I’m writing this from a decade-old memory, but that is the gist. We can apply it to the commuters. A few people decide to go their own way, and the whole group is less well off as a result. That is, if a critical mass decide not to cooperate, refusing to standing back from train doors, then cooperation becomes not only pointless but damaging for the rest of us. Like two foolhardy stag hunters setting out without their companions, if two people decide to stand back and allow others to pass them, they’ll never make it onto the train. They’ve ended up with no meat at all because some people went hare-hunting.

I don’t think presenting my fellow travellers with a prĂ©cis of Skyrms’ book is going to improve my mornings. But neither will pointing out to people, as the article attempted to do, that if we all stood back everyone would have a better time. They already know this, at some level. They are already cooperative beings in as much as we live in this society; coordination and cooperation are built into their ways of thinking without them needing to know it. Instead they exercise their individual choice over how to act, and the self-interested decision-making of a few leaves everybody worse off.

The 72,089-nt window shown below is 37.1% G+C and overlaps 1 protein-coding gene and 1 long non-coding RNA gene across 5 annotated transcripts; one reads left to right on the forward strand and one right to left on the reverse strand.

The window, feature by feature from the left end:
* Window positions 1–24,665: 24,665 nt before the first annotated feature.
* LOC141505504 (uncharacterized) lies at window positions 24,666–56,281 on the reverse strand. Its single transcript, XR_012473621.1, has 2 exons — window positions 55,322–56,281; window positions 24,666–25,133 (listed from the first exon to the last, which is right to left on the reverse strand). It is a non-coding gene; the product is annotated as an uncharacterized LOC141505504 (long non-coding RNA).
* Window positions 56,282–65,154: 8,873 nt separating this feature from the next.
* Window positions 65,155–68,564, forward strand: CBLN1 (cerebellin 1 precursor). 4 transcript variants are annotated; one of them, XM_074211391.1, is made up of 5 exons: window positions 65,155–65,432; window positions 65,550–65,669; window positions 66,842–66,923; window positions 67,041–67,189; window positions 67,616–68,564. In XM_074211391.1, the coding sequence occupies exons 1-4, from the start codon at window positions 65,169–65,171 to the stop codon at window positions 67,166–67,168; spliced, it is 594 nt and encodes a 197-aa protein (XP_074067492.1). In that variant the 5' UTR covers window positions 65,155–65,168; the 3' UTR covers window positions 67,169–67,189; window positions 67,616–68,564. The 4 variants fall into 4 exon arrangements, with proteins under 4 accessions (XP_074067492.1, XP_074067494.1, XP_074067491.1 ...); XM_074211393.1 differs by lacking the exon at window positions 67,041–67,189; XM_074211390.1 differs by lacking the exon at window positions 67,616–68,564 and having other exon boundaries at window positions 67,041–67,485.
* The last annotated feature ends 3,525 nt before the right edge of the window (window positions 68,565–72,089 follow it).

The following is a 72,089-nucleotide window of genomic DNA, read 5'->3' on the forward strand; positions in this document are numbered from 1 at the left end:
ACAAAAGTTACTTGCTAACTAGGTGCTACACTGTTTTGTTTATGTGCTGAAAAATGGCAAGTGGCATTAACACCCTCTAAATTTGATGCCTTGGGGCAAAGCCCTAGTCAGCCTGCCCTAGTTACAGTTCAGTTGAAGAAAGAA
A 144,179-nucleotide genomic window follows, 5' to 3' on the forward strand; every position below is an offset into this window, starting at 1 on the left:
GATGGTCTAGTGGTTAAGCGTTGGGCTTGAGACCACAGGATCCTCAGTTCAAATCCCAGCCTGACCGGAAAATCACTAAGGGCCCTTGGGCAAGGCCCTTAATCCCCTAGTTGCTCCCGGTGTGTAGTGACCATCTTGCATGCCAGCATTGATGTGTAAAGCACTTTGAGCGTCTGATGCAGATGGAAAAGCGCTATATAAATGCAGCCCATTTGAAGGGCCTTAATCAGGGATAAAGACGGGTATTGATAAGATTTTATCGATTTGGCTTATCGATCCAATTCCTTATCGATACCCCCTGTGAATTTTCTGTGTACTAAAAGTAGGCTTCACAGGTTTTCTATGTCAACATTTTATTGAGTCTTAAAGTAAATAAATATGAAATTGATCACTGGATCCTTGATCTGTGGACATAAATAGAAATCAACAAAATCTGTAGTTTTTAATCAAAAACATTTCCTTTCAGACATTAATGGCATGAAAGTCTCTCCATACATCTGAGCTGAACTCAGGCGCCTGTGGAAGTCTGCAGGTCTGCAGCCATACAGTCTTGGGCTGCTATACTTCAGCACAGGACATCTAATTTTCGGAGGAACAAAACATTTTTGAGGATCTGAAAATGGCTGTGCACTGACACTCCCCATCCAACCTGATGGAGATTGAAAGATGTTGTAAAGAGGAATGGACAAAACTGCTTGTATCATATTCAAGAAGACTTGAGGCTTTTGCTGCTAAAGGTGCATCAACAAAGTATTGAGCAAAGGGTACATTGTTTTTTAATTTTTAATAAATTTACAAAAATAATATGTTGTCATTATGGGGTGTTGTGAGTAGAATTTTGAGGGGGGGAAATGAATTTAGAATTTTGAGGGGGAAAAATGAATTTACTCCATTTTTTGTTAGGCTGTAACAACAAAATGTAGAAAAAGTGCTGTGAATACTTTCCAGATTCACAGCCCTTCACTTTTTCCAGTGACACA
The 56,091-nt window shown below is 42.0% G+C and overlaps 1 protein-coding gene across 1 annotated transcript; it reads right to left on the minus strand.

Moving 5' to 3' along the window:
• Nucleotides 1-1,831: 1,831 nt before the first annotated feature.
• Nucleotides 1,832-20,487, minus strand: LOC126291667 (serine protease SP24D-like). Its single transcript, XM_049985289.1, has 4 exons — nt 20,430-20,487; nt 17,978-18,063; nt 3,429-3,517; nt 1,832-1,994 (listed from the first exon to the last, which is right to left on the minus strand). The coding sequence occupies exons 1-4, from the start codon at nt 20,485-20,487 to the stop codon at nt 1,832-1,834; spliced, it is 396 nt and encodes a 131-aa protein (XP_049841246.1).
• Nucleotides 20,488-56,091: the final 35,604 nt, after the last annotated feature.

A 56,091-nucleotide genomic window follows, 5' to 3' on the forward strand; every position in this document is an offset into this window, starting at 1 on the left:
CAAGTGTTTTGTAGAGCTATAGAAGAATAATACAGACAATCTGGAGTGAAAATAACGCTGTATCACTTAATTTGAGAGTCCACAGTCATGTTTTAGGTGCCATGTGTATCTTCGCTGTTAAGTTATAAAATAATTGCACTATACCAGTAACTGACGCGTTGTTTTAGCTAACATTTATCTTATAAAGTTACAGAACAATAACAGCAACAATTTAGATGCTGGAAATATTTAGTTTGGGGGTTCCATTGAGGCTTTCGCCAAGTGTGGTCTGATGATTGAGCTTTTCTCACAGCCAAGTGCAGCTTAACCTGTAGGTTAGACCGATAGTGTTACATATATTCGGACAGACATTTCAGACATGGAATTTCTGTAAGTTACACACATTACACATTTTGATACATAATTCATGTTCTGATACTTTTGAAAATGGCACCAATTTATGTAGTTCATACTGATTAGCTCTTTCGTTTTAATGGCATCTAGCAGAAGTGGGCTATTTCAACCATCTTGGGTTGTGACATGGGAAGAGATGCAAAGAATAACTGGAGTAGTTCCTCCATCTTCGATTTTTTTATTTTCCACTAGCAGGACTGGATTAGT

That said, even more people would be worse off if all these individuals chose to drive to work rather than fight their way on and off a train. I will try to remember this the next time I am bundled away from the carriage by a series of environmentally-considerate elbows: we are actually coordinating on a higher level to the benefit of the planet.





Thursday, 11 November 2010

Diana on the canal



At this time of year I am forced to give up a precious part of my London life for another season: walking home along the canals. Even though I work about eight miles from my flat, it is possible to cover the vast majority of this distance through wooded walkways, parks and towpaths.

Once I had learned how to access these green tunnels through London, I found that a lot of journeys can be diverted away from the traffic and towards trees and water. Tiny locks, smoke from house boats, laughing ducks and fishermen contribute to the microcosm of countryside along the way.